December 5, 2018

Book Review: “The Science of Medical Cannabis”

A brief book review:
“The Science of Medical Cannabis” by David S. Younger
Nova Science Publishers, Inc.

Sometimes it seems the only thing growing as fast as the increasingly acceptable use of medical cannabis in the US is the proliferation of books about medical cannabis. David S. Younger of the New York University School of Medicine has added to the collection with an overview of medical cannabis as seen from a research physician’s view.

Like several other books on the market, “The Science of Medical Cannabis” offers information on the multi-millennial history of cannabis use, plant physiology, cultivation and processing for medical applications, an overview of the human endocannabinoid system, a survey cannabinoid compounds and terpenes in cannabis plants, and a doctor’s perspective on both cannabis legalization and related public health policies.

The most detailed and useful portion of the book is the chapter titled “Indications for Medical Cannabis.” Younger lists several ailments that respond well to medical cannabis treatment. Few people will be surprised at the list, but Younger provides overviews of published research for each ailment, including thumbnail sketches of the methods, scope, and quality of the studies. While some patients will find the chapter enlightening, I suspect it would be more helpful as a study guide for people preparing to have a conversation with a medical practitioner.

The chapter on prescribing algorithms is certainly helpful, but lacks the detail and clear, jargon-free consumption advice available in other books like “Medical Cannabis: A Guide for Patients, Practitioners, and Caregivers” by Michael Moskowitz (accessible here.)

If you happen to be a patient or caregiver looking the one must-have book about medical cannabis, this probably isn’t it. If you have a little extra space on your bookshelf, Younger’s “The Science of Medical Cannabis” is a fine addition for anyone interested in medical cannabis from a research physician’s view.

The book will be available on Amazon next January. In the meantime, a PDF is available online through Google Scholar here.

  • James R. Riordon, AltPharm

December 4, 2018

CBD Study Summary

Researchers have found more evidence that CBD (Cannabidiol) could be an effective cancer treatment, not just for alleviating symptoms, but for attacking the cancer itself. The study focused on CBD's apparent effectiveness against two of the most common cancers, breast and prostate cancer. They conclude their publication with this promising statement.

"As these findings lend to the increasing evidence of CBD as a potential viable, alternative, and less harmful treatment option against prostate and breast cancer, our current efforts are focusing on determining which death pathways (apoptosis, anoikis, necrosis) are triggered by CBD exposure."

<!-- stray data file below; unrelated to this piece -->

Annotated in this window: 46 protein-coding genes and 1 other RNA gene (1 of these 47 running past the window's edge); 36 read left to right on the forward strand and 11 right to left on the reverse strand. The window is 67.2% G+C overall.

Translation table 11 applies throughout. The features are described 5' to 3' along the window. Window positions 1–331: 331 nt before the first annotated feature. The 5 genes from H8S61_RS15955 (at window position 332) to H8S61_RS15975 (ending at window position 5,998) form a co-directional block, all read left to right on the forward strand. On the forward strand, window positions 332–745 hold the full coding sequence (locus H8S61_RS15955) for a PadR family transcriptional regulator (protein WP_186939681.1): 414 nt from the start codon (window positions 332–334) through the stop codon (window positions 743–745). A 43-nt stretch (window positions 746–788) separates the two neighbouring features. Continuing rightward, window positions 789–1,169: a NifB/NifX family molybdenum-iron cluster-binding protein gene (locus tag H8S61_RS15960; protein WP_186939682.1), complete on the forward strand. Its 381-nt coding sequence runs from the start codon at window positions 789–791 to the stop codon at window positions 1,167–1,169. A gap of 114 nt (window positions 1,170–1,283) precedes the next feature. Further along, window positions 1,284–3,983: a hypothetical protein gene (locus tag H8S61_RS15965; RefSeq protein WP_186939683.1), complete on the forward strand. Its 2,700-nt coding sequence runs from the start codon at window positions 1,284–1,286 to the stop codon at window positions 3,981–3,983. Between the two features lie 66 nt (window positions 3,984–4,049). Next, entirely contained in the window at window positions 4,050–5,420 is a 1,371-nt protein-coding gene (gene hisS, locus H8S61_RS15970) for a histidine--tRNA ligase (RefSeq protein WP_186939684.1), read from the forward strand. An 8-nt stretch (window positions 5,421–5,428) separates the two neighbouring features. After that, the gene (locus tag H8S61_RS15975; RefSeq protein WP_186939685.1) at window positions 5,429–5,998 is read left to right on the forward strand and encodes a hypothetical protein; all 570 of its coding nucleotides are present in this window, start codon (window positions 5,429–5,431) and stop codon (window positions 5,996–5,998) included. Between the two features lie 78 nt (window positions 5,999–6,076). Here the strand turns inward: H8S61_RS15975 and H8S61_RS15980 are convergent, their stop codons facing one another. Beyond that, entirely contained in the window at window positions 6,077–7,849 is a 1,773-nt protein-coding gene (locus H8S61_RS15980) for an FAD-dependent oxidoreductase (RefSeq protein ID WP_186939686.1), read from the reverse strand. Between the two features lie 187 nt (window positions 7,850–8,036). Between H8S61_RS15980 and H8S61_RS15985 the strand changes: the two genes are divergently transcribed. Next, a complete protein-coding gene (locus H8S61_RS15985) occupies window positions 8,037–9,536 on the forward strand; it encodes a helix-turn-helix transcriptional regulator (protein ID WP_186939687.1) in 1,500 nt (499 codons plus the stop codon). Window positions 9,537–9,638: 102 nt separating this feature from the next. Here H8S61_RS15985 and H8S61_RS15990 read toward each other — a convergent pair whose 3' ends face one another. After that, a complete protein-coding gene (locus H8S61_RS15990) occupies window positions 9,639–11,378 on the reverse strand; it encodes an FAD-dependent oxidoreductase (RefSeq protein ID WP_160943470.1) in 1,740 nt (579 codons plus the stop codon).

To be fair, this study was presented by undergraduate Martin Olmos at the Southern California Conference on Undergraduate Research (https://www.sccur.org/), so it is at best preliminary. Still, the faculty member who is a coauthor on the paper, Dr. Sylvia Lopez-Vetrone, has an impressive resume in cellular research.

https://www.sccur.org/…/FALL_2018_CON…/LIFE_SCI_POSTERS/110/

December 4, 2018

Fibromyalgia Study Summary

NEW STUDY: Medical Cannabis Significantly Improves Fibromyalgia Treatments

Adding medical cannabis to a conventional treatment regimen significantly, and quickly, improved outcomes for people suffering with fibromyalgia-related lower back pain, according to newly published research in the journal "Clinical and Experimental Rheumatology."

Researchers with Hasharon Hospital and Kaplan Medical Center in Israel treated thirty-one patients for three months with the standard analgesic cocktail of oxycodone, naloxone hydrochloride and duloxetine. They then added medical cannabis to the treatment for six additional months.

The standard treatments yielded modest improvements in the patients’ pain and lower back range of motion through the beginning of the study. The addition of medical cannabis, however, led to notable improvements over the course of three months, and continued improvements for the duration of the 6-month period of the combined therapy regimen.

The researchers caution that because relatively small number of patients involved in the study, further clinical trials will be necessary to say whether all fibromyalgia sufferers would benefit from adding medical cannabis to their treatments. The results were published online October 30, 2018, and will appear in print in a future edition of "Clinical and Experimental Rheumatology."

See a summary of the paper on the National Institutes of Health online library page here.

- James R. Riordon, AltPharm

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